During the exceptional general assembly of the Union Européenne de Cyclisme (UEC) both UCI presidential candidates Pat McQuaid and Brian Cookson gave speeches to the national federation delegates, presenting their manifestos and plans for the future of the.
The two rivals also faced questions from UEC delegates in a Q&A session. The two exchanged the odd accusation and barb but opted to not openly criticise each other despite the tension of recent weeks and the clear division that has arisen in cycling politics.
McQuaid appealed to the UEC delegates by describing Europe as the 'beating heart of cycling'. He insisted he was proud of his track record during his two terms as president.
"I'm proud of what I've achieved. I've always had the backbone to stand up for our sport and do what is right for cycling. I believe you have to do what you believe, not how you're perceived," he said.
"I'm seeking re-election on my record. I've changed the culture of the sport and it is now possible to race and win clean. I've got a job to finish and I call on your support to ensure I accomplish that."
Cookson said he wanted to repeat the successful turn around that he helped occur in Britain.
"If we turn the page, break from the past and restore the UCI's credibility we will unlock the tremendous potential of this sport which we all love and have sacrificed so much for." he said.
"For many outside this room our beautiful sport is associated with ugly things - doping, decisions made behind closed doors, manipulation of the rules and regular conflict. This has to stop. The reason I'm running for president is I know I can restore our credibility. I represent a completely clean break from the past.
Surprisingly many of McQuaid's and Cookson's electoral promises were similar.
Both said they will push to develop women's cycling with a series of measures, help cycling for all and promote the ecological benefits of cycling. Both insisted that any changes to professional cycling will have to be done under the control of the UCI and not by a commercially driven Super League or World Series of Cycling breakaway project. They also agreed on a possible rider transfer system, with national federations also possibly collecting a fee if they help develop a young rider who goes on to become a professional rider.
To further appease the UEC delegates, both agreed on the creation of the Elite European road race championships, and promised support for the cash-strapped smaller federations.
Clear differences emerged between the two regarding governance of the UCI, the independence of anti-doping and the importance of the UCI at Olympic level.
Cookson called for a more modern governance of the sport, with better transparency and a board of directors rather than the current Executive Committee and Management Committee, while McQuaid promised more Executive meetings.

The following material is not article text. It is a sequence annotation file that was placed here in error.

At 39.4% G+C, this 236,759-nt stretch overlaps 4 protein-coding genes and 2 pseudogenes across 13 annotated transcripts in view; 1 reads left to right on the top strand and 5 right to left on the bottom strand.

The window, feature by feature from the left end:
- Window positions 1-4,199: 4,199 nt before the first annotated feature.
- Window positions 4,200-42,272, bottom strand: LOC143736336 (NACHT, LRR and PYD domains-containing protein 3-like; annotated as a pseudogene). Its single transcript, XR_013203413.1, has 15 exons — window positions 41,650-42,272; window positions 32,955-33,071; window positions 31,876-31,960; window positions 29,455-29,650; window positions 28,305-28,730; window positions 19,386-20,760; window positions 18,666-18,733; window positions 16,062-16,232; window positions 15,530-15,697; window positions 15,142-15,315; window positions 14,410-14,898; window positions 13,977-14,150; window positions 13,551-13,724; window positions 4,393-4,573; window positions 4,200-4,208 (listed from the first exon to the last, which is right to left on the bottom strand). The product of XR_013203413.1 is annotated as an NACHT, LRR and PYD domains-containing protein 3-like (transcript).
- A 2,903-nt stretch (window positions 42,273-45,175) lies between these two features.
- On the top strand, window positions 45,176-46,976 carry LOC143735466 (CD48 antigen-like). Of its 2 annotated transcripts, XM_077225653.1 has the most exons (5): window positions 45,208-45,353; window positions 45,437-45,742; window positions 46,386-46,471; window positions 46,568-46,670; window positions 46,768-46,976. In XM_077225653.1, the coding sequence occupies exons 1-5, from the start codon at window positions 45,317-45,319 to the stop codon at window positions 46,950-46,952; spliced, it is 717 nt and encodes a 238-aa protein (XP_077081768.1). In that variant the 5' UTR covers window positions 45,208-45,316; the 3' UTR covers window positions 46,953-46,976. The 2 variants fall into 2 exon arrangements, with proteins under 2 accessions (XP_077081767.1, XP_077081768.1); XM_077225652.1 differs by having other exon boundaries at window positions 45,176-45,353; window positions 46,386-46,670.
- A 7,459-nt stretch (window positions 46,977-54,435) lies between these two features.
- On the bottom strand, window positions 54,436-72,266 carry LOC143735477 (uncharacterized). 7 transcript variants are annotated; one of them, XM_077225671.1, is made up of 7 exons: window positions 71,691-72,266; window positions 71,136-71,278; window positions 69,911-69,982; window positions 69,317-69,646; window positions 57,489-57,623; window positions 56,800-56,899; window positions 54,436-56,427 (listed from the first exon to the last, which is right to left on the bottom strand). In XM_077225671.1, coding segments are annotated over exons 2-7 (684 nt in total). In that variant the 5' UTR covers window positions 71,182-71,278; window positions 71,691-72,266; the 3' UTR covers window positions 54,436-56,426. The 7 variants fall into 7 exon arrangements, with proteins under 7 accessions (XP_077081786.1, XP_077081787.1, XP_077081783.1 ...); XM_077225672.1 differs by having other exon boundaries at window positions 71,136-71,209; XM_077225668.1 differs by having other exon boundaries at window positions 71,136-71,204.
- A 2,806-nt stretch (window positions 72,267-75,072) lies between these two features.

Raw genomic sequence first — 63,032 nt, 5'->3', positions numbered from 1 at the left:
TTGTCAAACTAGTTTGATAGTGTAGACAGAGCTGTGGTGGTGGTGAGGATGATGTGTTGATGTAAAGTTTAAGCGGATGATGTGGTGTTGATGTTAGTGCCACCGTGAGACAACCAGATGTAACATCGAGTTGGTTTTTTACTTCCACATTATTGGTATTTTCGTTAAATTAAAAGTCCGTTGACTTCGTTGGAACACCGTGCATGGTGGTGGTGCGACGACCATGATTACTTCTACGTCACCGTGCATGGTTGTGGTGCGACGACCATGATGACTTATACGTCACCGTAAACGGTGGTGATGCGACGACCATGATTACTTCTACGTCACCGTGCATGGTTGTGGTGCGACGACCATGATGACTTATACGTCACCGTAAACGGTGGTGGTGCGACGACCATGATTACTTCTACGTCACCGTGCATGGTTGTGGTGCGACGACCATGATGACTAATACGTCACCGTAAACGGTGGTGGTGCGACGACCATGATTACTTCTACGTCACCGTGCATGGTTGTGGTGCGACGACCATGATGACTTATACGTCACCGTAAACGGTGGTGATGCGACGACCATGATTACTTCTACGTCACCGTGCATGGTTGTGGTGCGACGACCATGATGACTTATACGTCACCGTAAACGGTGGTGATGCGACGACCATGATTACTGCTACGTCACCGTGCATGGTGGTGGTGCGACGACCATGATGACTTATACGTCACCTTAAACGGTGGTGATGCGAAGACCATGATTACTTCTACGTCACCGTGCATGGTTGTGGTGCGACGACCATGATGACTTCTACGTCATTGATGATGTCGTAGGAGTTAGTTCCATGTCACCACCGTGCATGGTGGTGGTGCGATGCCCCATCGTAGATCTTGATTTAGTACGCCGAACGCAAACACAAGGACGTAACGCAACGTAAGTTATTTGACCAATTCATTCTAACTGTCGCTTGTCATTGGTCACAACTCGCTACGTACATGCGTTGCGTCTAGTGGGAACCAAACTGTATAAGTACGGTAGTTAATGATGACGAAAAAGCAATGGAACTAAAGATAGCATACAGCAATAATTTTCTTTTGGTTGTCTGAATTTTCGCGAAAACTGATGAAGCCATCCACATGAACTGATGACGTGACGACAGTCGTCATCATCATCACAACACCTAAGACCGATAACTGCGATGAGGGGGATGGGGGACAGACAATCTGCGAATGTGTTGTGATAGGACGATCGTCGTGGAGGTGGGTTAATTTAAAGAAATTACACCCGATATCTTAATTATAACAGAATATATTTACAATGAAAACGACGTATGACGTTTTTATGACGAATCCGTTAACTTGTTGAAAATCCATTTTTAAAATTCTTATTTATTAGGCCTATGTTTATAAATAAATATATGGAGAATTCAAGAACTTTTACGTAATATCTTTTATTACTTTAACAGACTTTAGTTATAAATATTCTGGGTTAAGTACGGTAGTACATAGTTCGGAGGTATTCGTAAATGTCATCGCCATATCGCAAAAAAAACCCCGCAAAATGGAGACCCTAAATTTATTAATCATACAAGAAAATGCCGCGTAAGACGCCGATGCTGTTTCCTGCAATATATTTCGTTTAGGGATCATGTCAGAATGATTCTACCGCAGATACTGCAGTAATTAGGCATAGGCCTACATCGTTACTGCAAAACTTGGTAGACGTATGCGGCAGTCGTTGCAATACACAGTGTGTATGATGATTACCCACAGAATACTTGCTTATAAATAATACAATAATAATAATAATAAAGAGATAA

Cookson insisted that anti-doping should and could be managed independently, while McQuaid reiterated the current WADA rule that each international federation is responsible for anti-doping in its sport but promised independence for the UCI's Anti-Doping Foundation.
McQuaid suggested that Cookson had little chance of becoming an International Olympic Committee member, saying this could put cycling's Olympic status and events at risk. This was dismissed by Cookson, who promised to fight for the return of track events such as the Kilometre and 500m time trial.
No sign of the Makarov Report
Surprisingly no details of the so-called 'Makarov Report' –the 54 page document of evidence created on the orders the Russian Federation president Igor Makarov, emerged during the UEC meeting.
Ireland's Jack Watson raised the issue but McQuaid reiterated his call for the UCI Ethics committee to investigate the report. Cookson insisted the report is not part of his campaign.
Truth and Reconciliation
Whoever wins the UCI presidential election will have to deal with the sport's dirty past.
Both McQuaid and Cookson were in favour of some form of truth and reconciliation process, with Cookson seemingly ready to offer more clemency.
"I'm committed to an audit into the Armstrong affair and to see if the UCI was involved but we cannot have an amnesty because it is not allowed by WADA," McQuaid said.
Cookson suggested that the UCI follow baseball's Mitchell Report.
"Something went wrong with our sport in the 90's and the 2000's. We need a process to understand why. Riders and teams must take some responsibility, we must investigate if the UCI was involved," he said.
"I want a system that punishes people fairly but allows them to get on with their careers. Lance Armstrong was not alone, there were many riders involved. We need something like the Mitchell report in baseball, we need simple recommendations and it’s a good model to follow. I'm sure we can do it."
"A degree of amnesty is needed but it has to be done with the support of WADA, the IOC and the national doping agencies."
Both candidates added that they want any investigation to include up to 2010 and Lance Armstrong's comeback to the sport.
"Even the director (of the movie The Armstrong Lie) feels he was lying (about racing clean) in 2009 and 2010. It's only an opinion but I agree with it," McQuaid said.